D'Arcy Cresswell

(2846 words)
  • John Newton (University of Canterbury)

D'Arcy Cresswell's reputation is not the one that he coveted. He is not remotely the poet he believed himself to be, and judged on his verse alone would long have been forgotten. He remains, however, one of New Zealand literature's outstanding identities. His value is principally symptomatic, exemplifying in extravagant gestures the signature dilemmas of mid-century provincialism. But the idiosyncratically quotable prose of his two volumes of autobiography exerts a strong fascination in its own right, even as readers inevitably struggle with the questionable attitudes and foibles of its author.

Walter D'Arcy Cresswell was born in Christchurch on 22 January 1896, the third child of Walter Joseph and Hannah Cresswell. The family …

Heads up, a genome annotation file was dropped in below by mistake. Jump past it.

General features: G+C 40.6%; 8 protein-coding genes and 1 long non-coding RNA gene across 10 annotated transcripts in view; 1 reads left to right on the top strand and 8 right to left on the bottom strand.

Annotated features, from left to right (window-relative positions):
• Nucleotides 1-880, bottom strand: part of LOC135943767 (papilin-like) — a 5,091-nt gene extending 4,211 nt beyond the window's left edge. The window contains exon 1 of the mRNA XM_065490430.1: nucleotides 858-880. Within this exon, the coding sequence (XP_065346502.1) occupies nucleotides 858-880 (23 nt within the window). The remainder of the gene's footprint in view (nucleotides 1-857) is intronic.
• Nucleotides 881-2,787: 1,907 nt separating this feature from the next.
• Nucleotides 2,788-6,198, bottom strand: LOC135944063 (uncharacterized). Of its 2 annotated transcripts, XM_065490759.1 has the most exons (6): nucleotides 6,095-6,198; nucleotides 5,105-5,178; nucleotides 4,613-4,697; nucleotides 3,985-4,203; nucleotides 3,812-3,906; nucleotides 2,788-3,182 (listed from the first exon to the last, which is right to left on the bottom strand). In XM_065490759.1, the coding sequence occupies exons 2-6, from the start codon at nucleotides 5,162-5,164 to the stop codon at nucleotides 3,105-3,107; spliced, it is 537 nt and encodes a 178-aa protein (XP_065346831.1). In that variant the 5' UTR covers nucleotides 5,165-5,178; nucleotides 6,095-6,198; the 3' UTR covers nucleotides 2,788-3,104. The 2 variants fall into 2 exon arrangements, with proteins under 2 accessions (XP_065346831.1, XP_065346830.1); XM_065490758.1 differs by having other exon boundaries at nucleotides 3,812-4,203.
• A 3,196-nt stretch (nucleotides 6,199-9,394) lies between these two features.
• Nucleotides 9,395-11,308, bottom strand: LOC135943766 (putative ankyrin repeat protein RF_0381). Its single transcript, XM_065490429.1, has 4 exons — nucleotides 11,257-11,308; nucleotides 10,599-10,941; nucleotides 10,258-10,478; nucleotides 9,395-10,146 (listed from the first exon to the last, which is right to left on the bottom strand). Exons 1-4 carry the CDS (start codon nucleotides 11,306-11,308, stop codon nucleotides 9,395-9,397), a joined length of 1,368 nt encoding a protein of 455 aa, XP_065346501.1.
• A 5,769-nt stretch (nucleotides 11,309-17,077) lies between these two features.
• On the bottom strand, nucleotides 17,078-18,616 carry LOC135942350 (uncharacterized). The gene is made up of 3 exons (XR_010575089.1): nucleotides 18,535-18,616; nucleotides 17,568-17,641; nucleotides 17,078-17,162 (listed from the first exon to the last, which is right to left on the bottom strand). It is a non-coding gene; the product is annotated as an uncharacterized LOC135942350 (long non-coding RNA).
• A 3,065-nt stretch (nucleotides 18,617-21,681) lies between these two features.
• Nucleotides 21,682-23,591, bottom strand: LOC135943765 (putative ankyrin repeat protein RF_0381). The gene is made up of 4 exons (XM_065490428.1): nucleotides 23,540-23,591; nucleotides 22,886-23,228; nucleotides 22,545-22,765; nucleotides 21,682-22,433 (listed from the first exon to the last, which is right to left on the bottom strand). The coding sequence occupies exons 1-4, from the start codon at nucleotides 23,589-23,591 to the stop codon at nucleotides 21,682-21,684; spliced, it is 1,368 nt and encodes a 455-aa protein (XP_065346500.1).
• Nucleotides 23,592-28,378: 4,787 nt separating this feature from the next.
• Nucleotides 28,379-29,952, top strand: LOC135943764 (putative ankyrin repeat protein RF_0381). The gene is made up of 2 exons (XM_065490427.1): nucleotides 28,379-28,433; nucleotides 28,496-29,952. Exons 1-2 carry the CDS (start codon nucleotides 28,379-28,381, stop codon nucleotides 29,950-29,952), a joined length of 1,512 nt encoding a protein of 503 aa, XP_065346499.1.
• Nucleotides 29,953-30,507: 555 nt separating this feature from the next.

Please log in to consult the article in its entirety. If you are a member (student of staff) of a subscribing institution (see List), you should be able to access the LE on campus directly (without the need to log in), and off-campus either via the institutional log in we offer, or via your institution's remote access facilities, or by creating a personal user account with your institutional email address. If you are not a member of a subscribing institution, you will need to purchase a personal subscription. For more information on how to subscribe as an individual user, please see under Individual Subcriptions.

Newton, John. "D'Arcy Cresswell". The Literary Encyclopedia. First published 16 October 2007
[http://www.litencyc.com/php/speople.php?rec=true&UID=11835, accessed 28 September 2016.]